“Modern” means “lush, rich, well-upholstered, grand”. It also means “soupy and lacking rhythmic drive or any scholarly input”. At least that's the impression you'd get from some reviewers of Bach recordings. I'd normally be on their side- I've never heard a performance of a Bach cantata from a modern symphony orchestra with the dance of Philippe Herreweghe's Collegium Vocale Ghent, the beauty of sound of Masaaki Suzuki's Bach Collegium Japan. But Ricardo Chailly is a man on a mission to remind the world that you can be lithe, exciting and most of all fast with Bach, even if you're using modern instruments with not a gut string in sight. Admittedly, his 2010 Christmas Oratorio recording is with a modern-instrument orchestra that ought to have Bach's choral tradition in its blood- the Leipzig Gewandhaus: founded in Bach's lifetime, providing musicians for St Thomas's since 1840, and keeping the flame of Bach's cantatas alive in throughout the Communist regime.
And flame is precisely the right metaphor for Chailly's performance of the opening chorus for the Sunday after New Year. It crackles along a shade faster even than John Eliot Gardiner's recording. The brightness of the chorus's light vowel sounds and generally high tessitura (including excitable near-squeaks from the sopranos on “sei dir Gott!”) is heightened by the modern pitch, a semitone higher than the baroque standard.
But the brightness quickly darkens; we are in a territory of danger and political intrigue, as hazardous as 1980s East Germany. The chorus's “Wo ist der neugeborne König der Jüden?”, with its repeated Wo?...
Bach, Christmas Oratorio, No. 45)
...reminds me of nothing more than the crowd's mocking three-fold “Wir, Wir, Wir haben keinen König” turba (crowd) chorus in the St John Passion:
(Bach, St John Passion, No. 46 opening)
The key and time signature is the same too, and the soprano part which follows is more or less note-for-note, with the word Koenig at the end of a B minor triad. (I've highlighted it in green). Bach would have last performed the Passion less than three years previously in April 1732, and it seems unlikely that the near-quote is completely accidental. The textual similarities with the Passions don't end here, anyway- the later tenor recitative sings of Herod summoning the high priests and elders in exactly the same terms as in the St Matthew Passion. But these resonances go beyond the simple similarity of the words and the music. They're both examples of political power in the hands of weak and frightened men; Herod at one end of Jesus's life, Pontius Pilate and the Jewish priests at the other. And the blood of innocents is shed as a result of the rulers' fear and weakness in both cases.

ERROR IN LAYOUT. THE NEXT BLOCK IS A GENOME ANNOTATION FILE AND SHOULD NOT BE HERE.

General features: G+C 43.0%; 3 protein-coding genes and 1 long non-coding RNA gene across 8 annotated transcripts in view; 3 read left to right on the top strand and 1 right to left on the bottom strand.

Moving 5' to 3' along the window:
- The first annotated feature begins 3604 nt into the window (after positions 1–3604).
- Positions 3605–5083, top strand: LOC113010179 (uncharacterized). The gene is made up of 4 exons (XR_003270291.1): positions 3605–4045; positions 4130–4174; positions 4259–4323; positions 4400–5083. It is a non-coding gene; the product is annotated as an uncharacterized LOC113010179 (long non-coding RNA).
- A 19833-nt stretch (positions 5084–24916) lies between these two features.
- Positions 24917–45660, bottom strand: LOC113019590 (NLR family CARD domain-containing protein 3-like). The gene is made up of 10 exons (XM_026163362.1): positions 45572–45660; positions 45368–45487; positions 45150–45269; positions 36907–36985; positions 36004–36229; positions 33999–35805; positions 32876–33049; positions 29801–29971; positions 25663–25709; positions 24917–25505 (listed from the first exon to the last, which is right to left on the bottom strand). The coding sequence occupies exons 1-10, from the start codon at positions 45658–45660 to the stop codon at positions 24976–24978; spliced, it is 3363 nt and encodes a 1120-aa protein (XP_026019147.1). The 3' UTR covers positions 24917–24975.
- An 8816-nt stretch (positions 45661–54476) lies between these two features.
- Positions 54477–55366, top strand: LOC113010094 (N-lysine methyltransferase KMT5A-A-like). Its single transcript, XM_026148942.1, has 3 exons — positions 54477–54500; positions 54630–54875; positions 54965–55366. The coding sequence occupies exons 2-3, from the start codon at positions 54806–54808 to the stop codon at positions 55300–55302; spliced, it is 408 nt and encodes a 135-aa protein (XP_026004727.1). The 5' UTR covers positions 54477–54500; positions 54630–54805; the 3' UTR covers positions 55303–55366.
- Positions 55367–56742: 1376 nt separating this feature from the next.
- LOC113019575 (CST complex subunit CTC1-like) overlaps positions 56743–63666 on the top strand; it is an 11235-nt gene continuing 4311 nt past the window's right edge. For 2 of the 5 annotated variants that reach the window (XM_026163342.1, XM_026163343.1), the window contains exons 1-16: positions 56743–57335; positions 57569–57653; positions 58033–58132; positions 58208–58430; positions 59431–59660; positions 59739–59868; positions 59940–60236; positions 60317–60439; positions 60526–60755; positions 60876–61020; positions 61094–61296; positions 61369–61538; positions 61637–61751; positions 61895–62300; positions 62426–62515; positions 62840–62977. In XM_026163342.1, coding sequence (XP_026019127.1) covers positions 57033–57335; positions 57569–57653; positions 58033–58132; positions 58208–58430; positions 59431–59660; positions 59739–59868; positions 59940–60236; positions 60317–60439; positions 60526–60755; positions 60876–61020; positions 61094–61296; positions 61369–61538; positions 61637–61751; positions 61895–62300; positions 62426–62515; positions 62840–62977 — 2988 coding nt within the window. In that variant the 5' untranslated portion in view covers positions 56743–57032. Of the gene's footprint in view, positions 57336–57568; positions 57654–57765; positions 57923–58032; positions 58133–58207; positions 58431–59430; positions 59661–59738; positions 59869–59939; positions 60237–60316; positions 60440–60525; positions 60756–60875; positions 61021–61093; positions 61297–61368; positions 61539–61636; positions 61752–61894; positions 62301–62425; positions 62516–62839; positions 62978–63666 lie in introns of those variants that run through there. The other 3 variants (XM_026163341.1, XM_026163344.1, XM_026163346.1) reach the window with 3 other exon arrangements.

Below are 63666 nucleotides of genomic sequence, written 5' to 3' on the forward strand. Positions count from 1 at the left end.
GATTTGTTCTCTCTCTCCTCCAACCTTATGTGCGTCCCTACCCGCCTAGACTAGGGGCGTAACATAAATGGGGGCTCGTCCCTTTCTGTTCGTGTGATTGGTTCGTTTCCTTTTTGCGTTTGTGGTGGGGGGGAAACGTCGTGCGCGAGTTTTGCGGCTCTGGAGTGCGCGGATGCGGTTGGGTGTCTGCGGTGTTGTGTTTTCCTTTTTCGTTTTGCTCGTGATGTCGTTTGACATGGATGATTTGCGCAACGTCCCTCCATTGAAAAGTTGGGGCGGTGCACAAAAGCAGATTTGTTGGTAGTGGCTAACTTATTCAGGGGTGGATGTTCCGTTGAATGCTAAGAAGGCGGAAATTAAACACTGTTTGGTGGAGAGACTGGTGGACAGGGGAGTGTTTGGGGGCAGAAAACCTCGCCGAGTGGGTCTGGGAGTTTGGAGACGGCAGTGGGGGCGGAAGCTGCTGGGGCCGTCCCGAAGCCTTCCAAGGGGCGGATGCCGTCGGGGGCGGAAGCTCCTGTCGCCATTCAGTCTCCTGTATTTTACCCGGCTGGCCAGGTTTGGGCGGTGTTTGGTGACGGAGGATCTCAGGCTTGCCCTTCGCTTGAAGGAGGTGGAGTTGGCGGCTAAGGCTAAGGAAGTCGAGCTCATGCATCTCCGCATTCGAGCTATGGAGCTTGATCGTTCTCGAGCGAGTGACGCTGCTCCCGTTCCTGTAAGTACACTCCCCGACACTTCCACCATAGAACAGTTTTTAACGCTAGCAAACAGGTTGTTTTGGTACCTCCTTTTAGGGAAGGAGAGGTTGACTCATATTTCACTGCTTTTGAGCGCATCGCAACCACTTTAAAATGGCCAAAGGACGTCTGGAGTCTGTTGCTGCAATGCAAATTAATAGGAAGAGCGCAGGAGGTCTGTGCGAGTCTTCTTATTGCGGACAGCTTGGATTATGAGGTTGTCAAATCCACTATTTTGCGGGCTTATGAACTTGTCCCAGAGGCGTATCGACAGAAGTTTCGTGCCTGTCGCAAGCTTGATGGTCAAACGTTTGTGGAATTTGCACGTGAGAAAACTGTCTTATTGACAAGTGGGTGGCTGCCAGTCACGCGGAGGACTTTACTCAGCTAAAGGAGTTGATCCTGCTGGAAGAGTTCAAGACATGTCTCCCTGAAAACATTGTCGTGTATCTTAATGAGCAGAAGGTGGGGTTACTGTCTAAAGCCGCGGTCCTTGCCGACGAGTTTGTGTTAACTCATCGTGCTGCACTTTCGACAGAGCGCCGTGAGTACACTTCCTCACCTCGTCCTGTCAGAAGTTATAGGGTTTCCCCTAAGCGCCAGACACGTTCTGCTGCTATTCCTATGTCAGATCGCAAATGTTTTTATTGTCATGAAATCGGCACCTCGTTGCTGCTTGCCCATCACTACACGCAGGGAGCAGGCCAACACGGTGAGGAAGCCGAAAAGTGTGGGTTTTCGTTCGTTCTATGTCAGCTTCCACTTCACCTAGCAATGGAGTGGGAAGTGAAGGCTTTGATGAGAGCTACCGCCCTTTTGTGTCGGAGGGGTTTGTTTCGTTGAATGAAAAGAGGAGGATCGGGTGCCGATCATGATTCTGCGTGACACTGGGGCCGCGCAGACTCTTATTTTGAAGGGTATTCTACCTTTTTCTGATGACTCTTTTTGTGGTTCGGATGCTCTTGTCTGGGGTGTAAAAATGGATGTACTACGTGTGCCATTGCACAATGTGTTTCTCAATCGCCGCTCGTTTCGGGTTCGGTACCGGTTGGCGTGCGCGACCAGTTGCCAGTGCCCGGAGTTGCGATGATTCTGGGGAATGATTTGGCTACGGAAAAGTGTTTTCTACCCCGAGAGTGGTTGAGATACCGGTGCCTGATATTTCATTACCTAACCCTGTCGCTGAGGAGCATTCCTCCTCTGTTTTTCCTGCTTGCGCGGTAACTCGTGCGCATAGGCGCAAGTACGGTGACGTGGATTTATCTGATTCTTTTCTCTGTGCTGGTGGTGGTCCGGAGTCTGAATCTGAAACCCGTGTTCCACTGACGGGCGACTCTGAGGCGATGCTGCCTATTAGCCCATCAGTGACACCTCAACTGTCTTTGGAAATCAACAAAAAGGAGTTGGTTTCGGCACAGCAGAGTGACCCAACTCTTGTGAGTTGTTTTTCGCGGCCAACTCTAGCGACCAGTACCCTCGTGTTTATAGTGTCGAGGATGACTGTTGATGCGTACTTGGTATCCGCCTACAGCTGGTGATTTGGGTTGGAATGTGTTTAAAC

But the crucial difference is that the alto soloist is musically integrated into the turba, standing apart and playing the part of a believer listening to the story. The alto responds “Sucht ihn in meiner Brust”- look for him in my heart. There's no way that this is literally dramatising a character present in the Gospel story. Instead a temporal division is made in the drama to create two narrative levels, held in tension. The kings, and Herod are the base level; but Bach's own listeners, eighteen hundred years later, are themselves given a place in the drama at a higher level. So the distinction between actor and audience, singers and congregation, is being blurred and chipped away; Bach is showing that his listeners are still as much part of the great continuing drama of salvation as the kings, the shepherds and the child in the manger were.